Example - Jesse
Jesse started trading as a self-employed electrician in May 2021. In the 2021/22 tax year his tax liability was £800, which he paid by the payment deadline of 31 January 2023. Finding the money to pay his tax was a struggle – Jesse had previously paid tax as an employee through Pay As You Earn (PAYE) so had not been prepared for the tax bill that arose at the end of his first year of trading. Since his tax liability was less than £1,000, he was not required to make payments on account towards 2022/23.
Jesse wanted to avoid having to find such a large amount of money for his tax payment for the following year and decided he would rather put aside a regular amount of money towards this liability. On 1 March 2023, he set up a budget payment plan with HMRC, choosing to pay a weekly amount of £25 by direct debit.
Jesse completes and submits his 2022/23 tax return on 15 December 2023. His tax liability for 2022/23 is £950. Since 1 March 2023, Jesse has paid 41 weeks’ worth of £25 under his budget payment plan – so he has already paid £1,025 to HMRC. Jesse is therefore able to claim a refund of £75 from HMRC. Alternatively, Jesse could leave the credit on his account to be set against any future tax liability.
Going forward, Jesse can decide if he wants to change the amount he regularly pays under the budget payment plan – if business is picking up and he expects his liability to be higher next year, he might decide to increase the weekly amount.
Alternatively, Jesse might decide that he would rather save for the next tax bill by putting the money aside into his own personal savings account – his logic for this is that he might as well earn some interest on the money until it is time to pay the tax bill!
What if I can no longer afford my regular payments?
HMRC say that you can pause payments under your budget payment plan for up to six months if you need to. You can also simply cancel the arrangement at any time if it is no longer affordable. As already mentioned, making payments under a budget payment plan is completely optional.
But of course, it is important to remember that the tax liability itself is not optional - this will still be due by the normal payment date.
If you decide to cancel or pause any payments under a budget payment plan that you have previously set up, you will be faced with a larger tax payment when it comes to settling your tax liability at the deadline date.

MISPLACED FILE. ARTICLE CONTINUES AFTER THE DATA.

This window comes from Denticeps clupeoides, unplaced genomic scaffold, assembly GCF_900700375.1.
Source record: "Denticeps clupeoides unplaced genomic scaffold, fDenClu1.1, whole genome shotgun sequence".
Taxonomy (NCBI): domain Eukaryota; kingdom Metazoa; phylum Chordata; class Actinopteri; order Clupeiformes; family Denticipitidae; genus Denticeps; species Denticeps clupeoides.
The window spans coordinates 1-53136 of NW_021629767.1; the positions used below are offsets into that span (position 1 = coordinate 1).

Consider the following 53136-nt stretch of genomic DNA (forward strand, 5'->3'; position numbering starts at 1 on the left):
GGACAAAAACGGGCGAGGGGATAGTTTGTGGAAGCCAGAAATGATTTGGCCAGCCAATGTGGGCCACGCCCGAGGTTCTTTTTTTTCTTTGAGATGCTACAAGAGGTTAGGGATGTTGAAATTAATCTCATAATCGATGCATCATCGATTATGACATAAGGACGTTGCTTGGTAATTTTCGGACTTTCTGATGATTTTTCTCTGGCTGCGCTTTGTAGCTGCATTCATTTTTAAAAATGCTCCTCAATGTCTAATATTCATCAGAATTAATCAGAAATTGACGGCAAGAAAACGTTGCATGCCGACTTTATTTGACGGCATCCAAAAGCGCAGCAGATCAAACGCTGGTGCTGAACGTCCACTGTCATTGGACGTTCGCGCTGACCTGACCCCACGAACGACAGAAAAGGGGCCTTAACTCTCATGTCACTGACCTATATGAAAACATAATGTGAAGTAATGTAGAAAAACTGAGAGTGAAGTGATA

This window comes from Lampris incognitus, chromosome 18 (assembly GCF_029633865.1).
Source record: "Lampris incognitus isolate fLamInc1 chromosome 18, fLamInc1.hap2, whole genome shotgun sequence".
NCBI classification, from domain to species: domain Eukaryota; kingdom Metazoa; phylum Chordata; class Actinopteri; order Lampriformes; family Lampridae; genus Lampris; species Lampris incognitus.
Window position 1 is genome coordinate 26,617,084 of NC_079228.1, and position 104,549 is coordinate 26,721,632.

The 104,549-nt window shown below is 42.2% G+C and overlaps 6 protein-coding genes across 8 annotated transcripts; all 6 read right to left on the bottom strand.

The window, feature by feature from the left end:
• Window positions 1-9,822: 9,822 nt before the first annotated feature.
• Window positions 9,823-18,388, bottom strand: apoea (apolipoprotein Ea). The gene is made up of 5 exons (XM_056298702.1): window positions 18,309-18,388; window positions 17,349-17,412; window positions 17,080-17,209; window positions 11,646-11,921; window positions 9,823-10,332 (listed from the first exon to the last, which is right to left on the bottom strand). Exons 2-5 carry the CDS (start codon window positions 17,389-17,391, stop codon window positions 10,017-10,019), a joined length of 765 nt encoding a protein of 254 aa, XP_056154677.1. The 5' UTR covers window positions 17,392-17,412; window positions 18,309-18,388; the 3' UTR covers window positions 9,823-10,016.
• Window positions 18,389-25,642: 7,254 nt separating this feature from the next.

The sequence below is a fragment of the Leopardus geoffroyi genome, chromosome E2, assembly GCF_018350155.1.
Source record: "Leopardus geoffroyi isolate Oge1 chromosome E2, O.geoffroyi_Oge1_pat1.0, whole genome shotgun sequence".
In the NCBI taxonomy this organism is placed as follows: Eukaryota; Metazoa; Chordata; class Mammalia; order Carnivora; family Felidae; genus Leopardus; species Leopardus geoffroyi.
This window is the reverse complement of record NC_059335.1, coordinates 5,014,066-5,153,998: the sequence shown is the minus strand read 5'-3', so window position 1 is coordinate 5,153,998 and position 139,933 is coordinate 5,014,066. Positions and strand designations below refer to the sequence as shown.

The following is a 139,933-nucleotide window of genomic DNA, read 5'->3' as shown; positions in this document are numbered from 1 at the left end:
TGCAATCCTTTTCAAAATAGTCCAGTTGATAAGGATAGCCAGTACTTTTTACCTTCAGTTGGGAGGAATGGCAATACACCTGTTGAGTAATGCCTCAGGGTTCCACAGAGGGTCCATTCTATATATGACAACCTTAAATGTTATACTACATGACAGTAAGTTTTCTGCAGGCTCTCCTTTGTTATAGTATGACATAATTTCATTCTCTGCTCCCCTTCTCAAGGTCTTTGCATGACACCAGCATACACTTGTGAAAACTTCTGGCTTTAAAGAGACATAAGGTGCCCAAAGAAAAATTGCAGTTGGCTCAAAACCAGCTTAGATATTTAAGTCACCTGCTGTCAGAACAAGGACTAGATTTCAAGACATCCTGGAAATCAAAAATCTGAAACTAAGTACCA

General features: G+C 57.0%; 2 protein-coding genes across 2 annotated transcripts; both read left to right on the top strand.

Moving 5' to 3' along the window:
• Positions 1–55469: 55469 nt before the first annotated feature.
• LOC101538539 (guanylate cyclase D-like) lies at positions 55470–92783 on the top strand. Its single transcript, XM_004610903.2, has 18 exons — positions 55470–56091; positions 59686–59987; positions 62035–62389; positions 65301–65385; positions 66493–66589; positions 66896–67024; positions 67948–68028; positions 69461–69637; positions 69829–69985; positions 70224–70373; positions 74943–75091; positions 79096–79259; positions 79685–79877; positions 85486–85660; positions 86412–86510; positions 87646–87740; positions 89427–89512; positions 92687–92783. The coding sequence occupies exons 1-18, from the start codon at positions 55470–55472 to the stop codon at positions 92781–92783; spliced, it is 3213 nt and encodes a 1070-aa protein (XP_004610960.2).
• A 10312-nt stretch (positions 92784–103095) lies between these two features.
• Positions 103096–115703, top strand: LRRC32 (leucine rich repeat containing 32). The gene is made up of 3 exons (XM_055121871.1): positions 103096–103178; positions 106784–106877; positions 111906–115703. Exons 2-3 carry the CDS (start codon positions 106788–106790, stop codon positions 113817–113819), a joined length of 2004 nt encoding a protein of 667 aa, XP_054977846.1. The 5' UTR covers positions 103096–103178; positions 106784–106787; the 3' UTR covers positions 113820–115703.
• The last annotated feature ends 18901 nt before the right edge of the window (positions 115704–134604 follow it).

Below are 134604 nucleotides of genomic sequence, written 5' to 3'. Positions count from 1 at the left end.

I have missed a tax payment deadline – can I use a budget payment plan to catch up with my payments?
No, as mentioned above, budget payment plans are only used to pay future tax liabilities. If you are behind with your tax payments, then you will need to bring these up to date before entering into a budget payment plan. This includes being in a ‘time to pay’ arrangement – any time to pay arrangement must have come to an end before you are able to start a budget payment plan.
You may, however, instead be able to agree a time to pay arrangement with HMRC to help you catch up and then look at a budget payment plan in future. You can read more about late payment of tax and time to pay arrangements on our website.
How do I set up a budget payment plan?
You will need to have an online HMRC personal tax account (PTA) to set up a budget payment plan. You can read more about PTAs and how to set one up on our page Digital services: dealing with your tax and tax credits online.
When you access your PTA, you are presented with a series of links down the right-hand side of the screen. Click on the link that says ‘Direct Debit payments’. Follow the instructions for setting up the direct debit. Towards the end of the process you will be asked to confirm if you wish to make a single payment or a budget payment plan. You can then go on to confirm how much you want to pay and how regularly, and can also provide a start and end date for payments.
If you do not have access to your PTA, you can set up a budget payment plan over the telephone by calling HMRC’s self assessment payment helpline. You can find the contact number on GOV.UK.
Alternative options for spreading a tax liability
Setting the money aside in the bank
As mentioned in the example of Jesse above, you might prefer to simply put cash aside – for example, in a separate bank account. This could be more attractive as you might be able to earn some interest on the money. In addition, keeping the money aside in your own account means it could be available immediately if an unexpected financial need arises – though this would have to be balanced against the fact that the tax liability will still be due by the deadline.
Paying via your tax code
If you have a source of Pay As You Earn (PAYE) income, you might have the option to have any tax arising under self assessment collected via an adjustment to your following year’s tax code instead. This is usually possible if all of the following apply:
your total tax liability under self assessment is less than £3,000;
you pay tax on part of your income under PAYE (i.e. on employment or private pension income);
you submit your self assessment tax return by either 31 October (if filing on paper) or by 30 December (if filing online);
you have enough PAYE income to collect the tax liability; and
you would not pay more than 50% of your PAYE income in tax.
We understand that HMRC will automatically collect a self assessment liability through your following year’s PAYE tax code if you meet all of the above criteria unless you ask them not to.
Where this happens, the additional tax is collected by deducting a larger amount of tax from your PAYE income over the course of the following tax year, essentially spreading the burden of payment and meaning you do not need to pay the tax in a lump sum. You can read more about paying tax through your PAYE tax code on GOV.UK.
Contact: Antonia Stokes (click here to Contact Us)
First published: 14/09/23